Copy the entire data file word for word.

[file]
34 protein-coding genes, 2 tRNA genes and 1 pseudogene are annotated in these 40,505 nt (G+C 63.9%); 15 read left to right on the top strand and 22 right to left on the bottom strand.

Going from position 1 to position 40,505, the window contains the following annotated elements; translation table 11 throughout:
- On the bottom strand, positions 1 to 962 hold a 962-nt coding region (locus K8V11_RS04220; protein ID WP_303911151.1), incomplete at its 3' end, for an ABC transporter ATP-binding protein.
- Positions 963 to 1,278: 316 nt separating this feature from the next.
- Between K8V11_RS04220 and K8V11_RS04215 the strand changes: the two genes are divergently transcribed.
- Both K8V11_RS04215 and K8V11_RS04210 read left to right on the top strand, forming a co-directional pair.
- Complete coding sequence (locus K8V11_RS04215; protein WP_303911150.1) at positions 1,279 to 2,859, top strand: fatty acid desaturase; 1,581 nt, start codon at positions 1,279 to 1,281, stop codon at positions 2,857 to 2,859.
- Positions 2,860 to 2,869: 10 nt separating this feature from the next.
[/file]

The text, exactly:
34 protein-coding genes, 2 tRNA genes and 1 pseudogene are annotated in these 40,505 nt (G+C 63.9%); 15 read left to right on the top strand and 22 right to left on the bottom strand.

Going from position 1 to position 40,505, the window contains the following annotated elements; translation table 11 throughout:
- On the bottom strand, positions 1 to 962 hold a 962-nt coding region (locus K8V11_RS04220; protein ID WP_303911151.1), incomplete at its 3' end, for an ABC transporter ATP-binding protein.
- Positions 963 to 1,278: 316 nt separating this feature from the next.
- Between K8V11_RS04220 and K8V11_RS04215 the strand changes: the two genes are divergently transcribed.
- Both K8V11_RS04215 and K8V11_RS04210 read left to right on the top strand, forming a co-directional pair.
- Complete coding sequence (locus K8V11_RS04215; protein WP_303911150.1) at positions 1,279 to 2,859, top strand: fatty acid desaturase; 1,581 nt, start codon at positions 1,279 to 1,281, stop codon at positions 2,857 to 2,859.
- Positions 2,860 to 2,869: 10 nt separating this feature from the next.